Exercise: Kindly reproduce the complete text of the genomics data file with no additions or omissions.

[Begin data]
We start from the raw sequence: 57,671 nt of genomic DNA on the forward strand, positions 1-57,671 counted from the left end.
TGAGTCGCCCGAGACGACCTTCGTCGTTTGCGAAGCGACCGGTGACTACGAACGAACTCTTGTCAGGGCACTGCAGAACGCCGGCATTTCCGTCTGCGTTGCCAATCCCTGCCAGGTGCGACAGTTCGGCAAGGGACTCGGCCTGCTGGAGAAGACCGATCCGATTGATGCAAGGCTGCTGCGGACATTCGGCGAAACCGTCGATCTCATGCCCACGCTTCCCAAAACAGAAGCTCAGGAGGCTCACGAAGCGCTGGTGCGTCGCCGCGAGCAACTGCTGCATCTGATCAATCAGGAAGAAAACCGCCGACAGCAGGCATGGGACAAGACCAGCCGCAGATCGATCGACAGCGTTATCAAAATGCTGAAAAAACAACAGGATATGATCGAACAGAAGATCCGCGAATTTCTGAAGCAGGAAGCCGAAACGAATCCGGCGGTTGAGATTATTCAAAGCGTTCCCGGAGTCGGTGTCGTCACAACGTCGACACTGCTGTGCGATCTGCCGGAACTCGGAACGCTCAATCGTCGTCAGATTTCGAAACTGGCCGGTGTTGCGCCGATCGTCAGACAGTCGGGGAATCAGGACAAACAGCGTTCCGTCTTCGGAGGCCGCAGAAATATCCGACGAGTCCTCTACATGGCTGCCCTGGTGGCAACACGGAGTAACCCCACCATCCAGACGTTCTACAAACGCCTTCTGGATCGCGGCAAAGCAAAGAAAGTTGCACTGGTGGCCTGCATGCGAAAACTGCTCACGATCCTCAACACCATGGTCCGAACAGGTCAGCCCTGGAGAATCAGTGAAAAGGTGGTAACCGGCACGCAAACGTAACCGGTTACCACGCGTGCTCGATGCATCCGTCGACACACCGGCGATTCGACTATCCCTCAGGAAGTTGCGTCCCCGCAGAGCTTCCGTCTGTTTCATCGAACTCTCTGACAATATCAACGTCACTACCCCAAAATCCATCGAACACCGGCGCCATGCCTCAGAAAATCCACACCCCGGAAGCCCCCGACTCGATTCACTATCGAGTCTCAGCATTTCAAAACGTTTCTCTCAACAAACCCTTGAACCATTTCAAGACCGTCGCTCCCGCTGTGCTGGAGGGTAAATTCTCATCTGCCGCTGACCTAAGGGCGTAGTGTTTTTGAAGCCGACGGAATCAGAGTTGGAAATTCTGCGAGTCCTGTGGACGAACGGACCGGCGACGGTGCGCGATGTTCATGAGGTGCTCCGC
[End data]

We start from the raw sequence: 57,671 nt of genomic DNA on the forward strand, positions 1-57,671 counted from the left end.
TGAGTCGCCCGAGACGACCTTCGTCGTTTGCGAAGCGACCGGTGACTACGAACGAACTCTTGTCAGGGCACTGCAGAACGCCGGCATTTCCGTCTGCGTTGCCAATCCCTGCCAGGTGCGACAGTTCGGCAAGGGACTCGGCCTGCTGGAGAAGACCGATCCGATTGATGCAAGGCTGCTGCGGACATTCGGCGAAACCGTCGATCTCATGCCCACGCTTCCCAAAACAGAAGCTCAGGAGGCTCACGAAGCGCTGGTGCGTCGCCGCGAGCAACTGCTGCATCTGATCAATCAGGAAGAAAACCGCCGACAGCAGGCATGGGACAAGACCAGCCGCAGATCGATCGACAGCGTTATCAAAATGCTGAAAAAACAACAGGATATGATCGAACAGAAGATCCGCGAATTTCTGAAGCAGGAAGCCGAAACGAATCCGGCGGTTGAGATTATTCAAAGCGTTCCCGGAGTCGGTGTCGTCACAACGTCGACACTGCTGTGCGATCTGCCGGAACTCGGAACGCTCAATCGTCGTCAGATTTCGAAACTGGCCGGTGTTGCGCCGATCGTCAGACAGTCGGGGAATCAGGACAAACAGCGTTCCGTCTTCGGAGGCCGCAGAAATATCCGACGAGTCCTCTACATGGCTGCCCTGGTGGCAACACGGAGTAACCCCACCATCCAGACGTTCTACAAACGCCTTCTGGATCGCGGCAAAGCAAAGAAAGTTGCACTGGTGGCCTGCATGCGAAAACTGCTCACGATCCTCAACACCATGGTCCGAACAGGTCAGCCCTGGAGAATCAGTGAAAAGGTGGTAACCGGCACGCAAACGTAACCGGTTACCACGCGTGCTCGATGCATCCGTCGACACACCGGCGATTCGACTATCCCTCAGGAAGTTGCGTCCCCGCAGAGCTTCCGTCTGTTTCATCGAACTCTCTGACAATATCAACGTCACTACCCCAAAATCCATCGAACACCGGCGCCATGCCTCAGAAAATCCACACCCCGGAAGCCCCCGACTCGATTCACTATCGAGTCTCAGCATTTCAAAACGTTTCTCTCAACAAACCCTTGAACCATTTCAAGACCGTCGCTCCCGCTGTGCTGGAGGGTAAATTCTCATCTGCCGCTGACCTAAGGGCGTAGTGTTTTTGAAGCCGACGGAATCAGAGTTGGAAATTCTGCGAGTCCTGTGGACGAACGGACCGGCGACGGTGCGCGATGTTCATGAGGTGCTCCGC